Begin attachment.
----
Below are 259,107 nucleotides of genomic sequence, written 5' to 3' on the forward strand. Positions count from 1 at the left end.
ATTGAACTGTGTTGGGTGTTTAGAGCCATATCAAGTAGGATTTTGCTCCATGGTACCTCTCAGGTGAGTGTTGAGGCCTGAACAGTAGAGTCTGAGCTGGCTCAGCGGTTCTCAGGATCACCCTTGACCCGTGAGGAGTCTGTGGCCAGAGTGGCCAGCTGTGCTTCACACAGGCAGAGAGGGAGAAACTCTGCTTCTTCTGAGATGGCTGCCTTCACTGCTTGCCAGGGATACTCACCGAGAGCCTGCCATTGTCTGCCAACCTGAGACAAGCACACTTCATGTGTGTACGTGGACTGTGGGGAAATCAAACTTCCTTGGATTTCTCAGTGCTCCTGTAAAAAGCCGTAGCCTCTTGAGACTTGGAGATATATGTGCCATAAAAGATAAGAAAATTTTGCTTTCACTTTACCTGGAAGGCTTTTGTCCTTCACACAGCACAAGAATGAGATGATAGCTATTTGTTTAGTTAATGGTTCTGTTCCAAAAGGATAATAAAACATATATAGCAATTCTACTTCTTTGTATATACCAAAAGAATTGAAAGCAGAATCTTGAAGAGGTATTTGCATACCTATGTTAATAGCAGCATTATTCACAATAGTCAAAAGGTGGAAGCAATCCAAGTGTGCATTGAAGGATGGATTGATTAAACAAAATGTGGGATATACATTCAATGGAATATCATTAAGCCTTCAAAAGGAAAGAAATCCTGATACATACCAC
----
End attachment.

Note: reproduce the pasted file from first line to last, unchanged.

Below are 259,107 nucleotides of genomic sequence, written 5' to 3' on the forward strand. Positions count from 1 at the left end.
ATTGAACTGTGTTGGGTGTTTAGAGCCATATCAAGTAGGATTTTGCTCCATGGTACCTCTCAGGTGAGTGTTGAGGCCTGAACAGTAGAGTCTGAGCTGGCTCAGCGGTTCTCAGGATCACCCTTGACCCGTGAGGAGTCTGTGGCCAGAGTGGCCAGCTGTGCTTCACACAGGCAGAGAGGGAGAAACTCTGCTTCTTCTGAGATGGCTGCCTTCACTGCTTGCCAGGGATACTCACCGAGAGCCTGCCATTGTCTGCCAACCTGAGACAAGCACACTTCATGTGTGTACGTGGACTGTGGGGAAATCAAACTTCCTTGGATTTCTCAGTGCTCCTGTAAAAAGCCGTAGCCTCTTGAGACTTGGAGATATATGTGCCATAAAAGATAAGAAAATTTTGCTTTCACTTTACCTGGAAGGCTTTTGTCCTTCACACAGCACAAGAATGAGATGATAGCTATTTGTTTAGTTAATGGTTCTGTTCCAAAAGGATAATAAAACATATATAGCAATTCTACTTCTTTGTATATACCAAAAGAATTGAAAGCAGAATCTTGAAGAGGTATTTGCATACCTATGTTAATAGCAGCATTATTCACAATAGTCAAAAGGTGGAAGCAATCCAAGTGTGCATTGAAGGATGGATTGATTAAACAAAATGTGGGATATACATTCAATGGAATATCATTAAGCCTTCAAAAGGAAAGAAATCCTGATACATACCAC